Keen-scented pooch helps boy manage type 1 diabetes


by Sarah Forgany / KENS 5

Posted on May 4, 2012 at 8:34 AM

SAN ANTONIO -- More than a decade ago, 14-year-old Ben Ownby was diagnosed with type 1 diabetes -- a disease than can be deadly if not monitored closely.

To help him keep a handle on his diabetes, Ownby made a very special friendship. A friendship with a dog, who’s now his lifeline.

Dakota has the lead role In theater class at Eisenhower Middle School.

“Just watch. You’ll see he’s very poised.” the teacher said.

And with a keen sense of smell, he plays the most important part of all: saving Ben Ownby.

“He’s a really good friend,” Ownby said.

At school, at restaurants and at home, these friends have been inseparable for three years. Ownby cares for Dakota and Dakota takes care of Ownby, especially when his parents can’t.

“There’s always that fear, 'Is he going to be OK?” Bob Ownby said about his son.

Bob Ownby's fears started when his son was only 17-months-old, which is the first time his son was diagnosed with type 1 diabetes. If his disease is not monitored every hour of the day, it can be deadly.

Ownby has had seizures and takes seven to eight shots of insulin a day to survive. But since he’s allergic to adhesive, he can’t wear a continuous glucose monitor to alert him when his blood sugars need attention. That’s where Dakota plays her part. The cute, cuddly Labradoodle is also his monitor.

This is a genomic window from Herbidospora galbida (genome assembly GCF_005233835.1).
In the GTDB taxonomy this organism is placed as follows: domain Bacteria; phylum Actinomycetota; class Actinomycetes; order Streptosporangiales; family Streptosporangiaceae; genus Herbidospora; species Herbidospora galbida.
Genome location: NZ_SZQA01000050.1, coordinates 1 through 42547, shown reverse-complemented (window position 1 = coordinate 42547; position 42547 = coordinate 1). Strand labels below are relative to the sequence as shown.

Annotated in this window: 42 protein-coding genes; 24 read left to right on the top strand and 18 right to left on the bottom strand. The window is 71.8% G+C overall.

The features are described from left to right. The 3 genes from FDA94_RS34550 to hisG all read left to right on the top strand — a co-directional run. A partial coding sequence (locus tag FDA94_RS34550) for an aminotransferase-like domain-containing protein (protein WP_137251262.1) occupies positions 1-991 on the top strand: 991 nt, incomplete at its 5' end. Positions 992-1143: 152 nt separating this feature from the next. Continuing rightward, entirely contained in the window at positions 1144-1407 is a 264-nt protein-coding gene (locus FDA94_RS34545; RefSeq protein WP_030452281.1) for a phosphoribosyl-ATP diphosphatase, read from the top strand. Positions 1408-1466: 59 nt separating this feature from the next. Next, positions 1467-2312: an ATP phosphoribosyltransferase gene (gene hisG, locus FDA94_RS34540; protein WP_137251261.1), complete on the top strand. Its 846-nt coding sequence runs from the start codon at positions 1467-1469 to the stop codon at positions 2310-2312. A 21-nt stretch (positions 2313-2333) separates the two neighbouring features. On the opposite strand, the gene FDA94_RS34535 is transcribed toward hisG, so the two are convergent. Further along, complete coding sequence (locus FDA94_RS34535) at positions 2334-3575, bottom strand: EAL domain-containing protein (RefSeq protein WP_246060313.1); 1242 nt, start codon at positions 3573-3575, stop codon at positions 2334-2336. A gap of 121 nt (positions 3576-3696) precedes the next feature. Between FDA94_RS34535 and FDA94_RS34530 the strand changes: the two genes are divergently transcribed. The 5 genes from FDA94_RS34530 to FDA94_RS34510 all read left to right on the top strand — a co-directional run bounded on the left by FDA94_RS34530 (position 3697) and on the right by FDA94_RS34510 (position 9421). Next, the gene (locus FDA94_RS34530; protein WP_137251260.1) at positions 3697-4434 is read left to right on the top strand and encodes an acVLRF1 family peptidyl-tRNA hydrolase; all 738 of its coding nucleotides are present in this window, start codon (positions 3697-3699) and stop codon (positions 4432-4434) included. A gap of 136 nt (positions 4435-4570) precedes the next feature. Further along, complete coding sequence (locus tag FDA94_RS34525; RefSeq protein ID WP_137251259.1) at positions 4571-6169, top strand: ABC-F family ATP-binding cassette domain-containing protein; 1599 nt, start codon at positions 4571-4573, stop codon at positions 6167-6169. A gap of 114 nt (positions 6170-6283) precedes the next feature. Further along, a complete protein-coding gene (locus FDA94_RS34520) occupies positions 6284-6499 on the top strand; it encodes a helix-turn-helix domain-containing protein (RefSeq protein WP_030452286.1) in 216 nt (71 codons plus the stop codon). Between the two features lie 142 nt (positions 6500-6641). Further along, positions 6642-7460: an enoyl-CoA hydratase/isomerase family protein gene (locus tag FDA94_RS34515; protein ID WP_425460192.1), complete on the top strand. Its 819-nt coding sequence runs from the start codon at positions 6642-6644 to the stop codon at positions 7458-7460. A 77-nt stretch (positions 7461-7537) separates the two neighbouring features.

“He can tell my blood sugar by the scent of my breath,” Ownby explained.

If Ben’s breath indicates his sugar is too low, Dakota jumps up. If it’s too high, he nibbles on Ben’s wristband. Once Ben gets the signal, he uses the traditional machine to check his blood levels.

“I woke up in the middle of the night and he was just standing on me and just looking at me," Ownby said. "I woke up and tested my blood sugar and it was low. He’s usually very accurate.”

A dog has more than 200 million scent receptors in comparison to a human’s five-million. When blood sugars begin to fluctuate, the human body releases chemicals that change the body’s smell. It's usually unnoticeable to the human nose, but to a trained nose like Dakota’s, it’s an alarm.

Cherry Campbell, with Warren Retrievers, a non-profit based in Virginia, said it takes months to train diabetes alert dogs.

“They can actually detect a rise or a fall up to an hour before you know it or your meter would catch it,” Campbell said. “We breed them specifically for their scenting, personalities and their temperament.”

Dakota was actually trained to be a guide dog at Guide Dogs of Texas in San Antonio but he didn’t pass the final requirements. He was then retrained to detect glucose levels.

The pup's skills have even helped Ownby’s classmates.

“He’s come next to me to signal that I need to check my blood sugar,” Ben’s classmate said. "I have been low.”

And for Ownby, Dakota is a sense of security.

“He’s a tool that we can utilize to help us with safety of our son,” Bob Ownby said. “It was love at first sight.”

There’s an undeniable love and bond between Ownby and Dakota -- a friend and a partner, who may one day save Ownby's life.